Sunflower seeds

Ai Weiwei • Installation, 2010
About the artwork
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Art form: Installation
Style of art: Conceptualism
Materials: Porcelain
Date of creation: 2010
Artwork in selections: 5 selections

Description of the artwork «Sunflower seeds»

"Sunflower seeds" - This is perhaps the most famous work of Ai Weiwei. After it was presented to the public, they wrote and talked a lot about it and continue to talk so far. But behind the large numbers, which are inevitably mentioned when it comes to "Sunflower seeds", the multi-layered deep meanings that the artist put into this installation are often lost.

However, it’s worth starting with large numbers. The work of Ai Weiwei - more than 100 million porcelain sunflower seeds - was presented in October 2010 at the Tate Modern Gallery. Seeds completely covered the floor of the museum’s huge Turbine Hall (about 1000 square meters) with a layer of 10 centimeters. In total, the installation weighed about 150 tons. Each of these seeds was made and painted by hand: the process took 2.5 years, and more than 1600 people were involved in the work.

For many centuries, china has become almost synonymous with China and one of the most important symbols of this country. And the large-scale installation of Ai Weiwei was created in a very symbolic place - the “porcelain capital” of Jingdezhen China, where craftsmen have been producing stunning ceramic products for almost 2000 years. Porcelain, first produced during the Han Dynasty around 200 BC. e. (later the technology was finalized during the Tang Dynasty), is made by heating white clay to a temperature of more than 1200 degrees Celsius. Fusion of particles with such heating allows craftsmen to create vessels with extremely thin, but very strong walls. Along the Silk Road, unique porcelain was shipped to the West, and over time, most of China began to be exported.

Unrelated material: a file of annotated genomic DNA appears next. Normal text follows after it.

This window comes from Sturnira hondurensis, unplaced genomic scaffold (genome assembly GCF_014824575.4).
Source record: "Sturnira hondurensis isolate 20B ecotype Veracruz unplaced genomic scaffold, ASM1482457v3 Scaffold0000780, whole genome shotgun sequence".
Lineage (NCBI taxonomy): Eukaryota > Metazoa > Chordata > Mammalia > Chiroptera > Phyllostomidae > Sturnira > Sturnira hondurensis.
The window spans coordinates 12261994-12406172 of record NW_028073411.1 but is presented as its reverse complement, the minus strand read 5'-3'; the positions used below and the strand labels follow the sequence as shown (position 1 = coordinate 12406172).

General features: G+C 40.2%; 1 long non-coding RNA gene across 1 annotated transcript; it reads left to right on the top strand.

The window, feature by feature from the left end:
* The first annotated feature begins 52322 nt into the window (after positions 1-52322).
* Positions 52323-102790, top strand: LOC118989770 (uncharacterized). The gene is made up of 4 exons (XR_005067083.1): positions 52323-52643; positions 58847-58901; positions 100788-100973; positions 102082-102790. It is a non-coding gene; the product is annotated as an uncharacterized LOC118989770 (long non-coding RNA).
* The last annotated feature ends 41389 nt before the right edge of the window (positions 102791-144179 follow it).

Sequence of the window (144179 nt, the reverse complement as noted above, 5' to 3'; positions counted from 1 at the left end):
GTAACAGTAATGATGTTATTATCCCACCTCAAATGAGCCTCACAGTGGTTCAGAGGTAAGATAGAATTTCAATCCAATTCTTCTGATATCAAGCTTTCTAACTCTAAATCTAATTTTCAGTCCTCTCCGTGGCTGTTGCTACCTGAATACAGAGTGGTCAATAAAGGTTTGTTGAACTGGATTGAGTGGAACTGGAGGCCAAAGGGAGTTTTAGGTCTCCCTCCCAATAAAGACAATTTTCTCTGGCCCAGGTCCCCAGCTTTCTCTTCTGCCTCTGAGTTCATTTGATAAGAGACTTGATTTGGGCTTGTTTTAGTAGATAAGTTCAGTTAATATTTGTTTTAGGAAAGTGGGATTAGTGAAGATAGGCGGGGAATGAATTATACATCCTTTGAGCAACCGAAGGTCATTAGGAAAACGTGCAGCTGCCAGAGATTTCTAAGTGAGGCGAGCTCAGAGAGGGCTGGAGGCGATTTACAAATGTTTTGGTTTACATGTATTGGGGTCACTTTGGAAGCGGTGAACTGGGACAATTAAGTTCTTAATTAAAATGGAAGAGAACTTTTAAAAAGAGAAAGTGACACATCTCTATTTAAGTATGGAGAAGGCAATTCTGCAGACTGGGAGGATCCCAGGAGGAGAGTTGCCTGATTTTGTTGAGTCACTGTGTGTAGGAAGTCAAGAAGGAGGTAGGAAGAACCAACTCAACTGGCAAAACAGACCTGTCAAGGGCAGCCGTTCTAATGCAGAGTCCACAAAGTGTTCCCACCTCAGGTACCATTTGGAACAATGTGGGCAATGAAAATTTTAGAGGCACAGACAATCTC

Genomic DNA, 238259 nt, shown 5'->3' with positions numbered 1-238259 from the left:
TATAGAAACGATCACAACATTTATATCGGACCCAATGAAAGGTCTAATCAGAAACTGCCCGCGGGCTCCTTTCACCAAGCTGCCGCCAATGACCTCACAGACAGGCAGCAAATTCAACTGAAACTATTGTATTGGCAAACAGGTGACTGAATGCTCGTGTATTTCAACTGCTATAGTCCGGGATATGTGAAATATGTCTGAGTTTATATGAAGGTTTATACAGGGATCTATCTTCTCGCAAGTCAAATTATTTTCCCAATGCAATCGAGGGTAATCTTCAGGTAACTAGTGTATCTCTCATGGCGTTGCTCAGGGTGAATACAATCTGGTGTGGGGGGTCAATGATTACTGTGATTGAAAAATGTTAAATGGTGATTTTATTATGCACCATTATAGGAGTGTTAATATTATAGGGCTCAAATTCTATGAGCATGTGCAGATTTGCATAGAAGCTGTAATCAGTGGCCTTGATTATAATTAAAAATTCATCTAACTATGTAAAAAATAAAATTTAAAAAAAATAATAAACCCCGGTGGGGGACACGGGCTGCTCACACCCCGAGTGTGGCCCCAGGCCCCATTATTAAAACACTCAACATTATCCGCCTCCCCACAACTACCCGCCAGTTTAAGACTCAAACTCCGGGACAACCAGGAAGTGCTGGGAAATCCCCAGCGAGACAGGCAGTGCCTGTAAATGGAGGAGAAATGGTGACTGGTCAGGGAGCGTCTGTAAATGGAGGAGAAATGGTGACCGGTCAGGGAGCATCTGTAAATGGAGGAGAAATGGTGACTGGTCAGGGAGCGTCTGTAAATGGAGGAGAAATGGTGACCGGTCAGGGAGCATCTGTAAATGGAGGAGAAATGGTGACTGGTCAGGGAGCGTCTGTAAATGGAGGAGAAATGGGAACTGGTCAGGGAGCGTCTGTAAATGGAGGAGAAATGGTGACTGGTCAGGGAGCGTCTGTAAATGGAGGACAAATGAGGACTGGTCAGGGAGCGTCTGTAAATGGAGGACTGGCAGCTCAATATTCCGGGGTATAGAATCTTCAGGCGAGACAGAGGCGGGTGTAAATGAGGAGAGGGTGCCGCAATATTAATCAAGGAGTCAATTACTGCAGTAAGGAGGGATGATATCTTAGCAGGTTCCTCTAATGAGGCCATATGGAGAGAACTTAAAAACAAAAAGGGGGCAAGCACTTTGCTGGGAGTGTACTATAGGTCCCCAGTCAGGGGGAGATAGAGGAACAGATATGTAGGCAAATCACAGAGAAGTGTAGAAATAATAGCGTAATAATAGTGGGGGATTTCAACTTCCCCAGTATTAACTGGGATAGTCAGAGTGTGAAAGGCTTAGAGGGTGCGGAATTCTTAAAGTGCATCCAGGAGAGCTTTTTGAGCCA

Using such valuable material for his installation, Ai Weiwei tried to remind viewers that the concept of “Made in China” could have more than a negative meaning. And about how much it costs China to fight for a place in the global economy - at the cost of the health and lives of thousands of wage earners who have to work for pennies, despite skill recognized all over the world.

The image of sunflower was very common in China during the Cultural Revolution of the 1960s and 70s and was often used as a visual symbol of Chairman Mao. And, more importantly, the entire Chinese people. Ai Weiwei said: “At the time I was growing up, it was a common image of the People. As the sunflower turns, following the movement of the red sun, so the masses should follow their rulers. People carried handfuls of seeds in their pockets and ate them at every opportunity. It was more than just a snack. Empty husks were ephemeral traces of social activity. ”

Among other things, in “Sunflower Seeds”, Ai Weiwei explores the complex of complex interactions between one and many, the individual and the masses, the individual and society. The total mass of myriad seeds seems indistinguishable, but each of them is unique.

Author: Evgeny Sidelnikov.